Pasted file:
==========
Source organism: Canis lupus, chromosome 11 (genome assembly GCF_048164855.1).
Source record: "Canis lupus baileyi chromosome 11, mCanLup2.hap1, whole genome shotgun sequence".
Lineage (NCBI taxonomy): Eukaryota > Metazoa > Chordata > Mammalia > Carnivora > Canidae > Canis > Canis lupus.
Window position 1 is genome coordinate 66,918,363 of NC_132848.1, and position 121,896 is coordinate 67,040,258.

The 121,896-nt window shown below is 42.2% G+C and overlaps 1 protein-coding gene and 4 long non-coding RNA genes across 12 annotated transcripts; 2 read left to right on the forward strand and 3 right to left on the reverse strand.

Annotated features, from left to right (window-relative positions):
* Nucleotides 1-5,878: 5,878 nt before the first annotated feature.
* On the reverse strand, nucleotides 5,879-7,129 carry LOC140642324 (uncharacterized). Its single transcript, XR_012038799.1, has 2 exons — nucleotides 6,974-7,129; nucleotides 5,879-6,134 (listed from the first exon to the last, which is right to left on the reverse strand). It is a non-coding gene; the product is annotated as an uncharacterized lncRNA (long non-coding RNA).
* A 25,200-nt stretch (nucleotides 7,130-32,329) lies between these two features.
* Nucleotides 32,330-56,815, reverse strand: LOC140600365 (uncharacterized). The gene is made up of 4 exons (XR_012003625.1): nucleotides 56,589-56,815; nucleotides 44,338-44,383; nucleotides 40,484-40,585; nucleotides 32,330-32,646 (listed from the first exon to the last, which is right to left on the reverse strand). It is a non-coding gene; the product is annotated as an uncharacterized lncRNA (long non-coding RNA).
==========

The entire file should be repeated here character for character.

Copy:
Source organism: Canis lupus, chromosome 11 (genome assembly GCF_048164855.1).
Source record: "Canis lupus baileyi chromosome 11, mCanLup2.hap1, whole genome shotgun sequence".
Lineage (NCBI taxonomy): Eukaryota > Metazoa > Chordata > Mammalia > Carnivora > Canidae > Canis > Canis lupus.
Window position 1 is genome coordinate 66,918,363 of NC_132848.1, and position 121,896 is coordinate 67,040,258.

The 121,896-nt window shown below is 42.2% G+C and overlaps 1 protein-coding gene and 4 long non-coding RNA genes across 12 annotated transcripts; 2 read left to right on the forward strand and 3 right to left on the reverse strand.

Annotated features, from left to right (window-relative positions):
* Nucleotides 1-5,878: 5,878 nt before the first annotated feature.
* On the reverse strand, nucleotides 5,879-7,129 carry LOC140642324 (uncharacterized). Its single transcript, XR_012038799.1, has 2 exons — nucleotides 6,974-7,129; nucleotides 5,879-6,134 (listed from the first exon to the last, which is right to left on the reverse strand). It is a non-coding gene; the product is annotated as an uncharacterized lncRNA (long non-coding RNA).
* A 25,200-nt stretch (nucleotides 7,130-32,329) lies between these two features.
* Nucleotides 32,330-56,815, reverse strand: LOC140600365 (uncharacterized). The gene is made up of 4 exons (XR_012003625.1): nucleotides 56,589-56,815; nucleotides 44,338-44,383; nucleotides 40,484-40,585; nucleotides 32,330-32,646 (listed from the first exon to the last, which is right to left on the reverse strand). It is a non-coding gene; the product is annotated as an uncharacterized lncRNA (long non-coding RNA).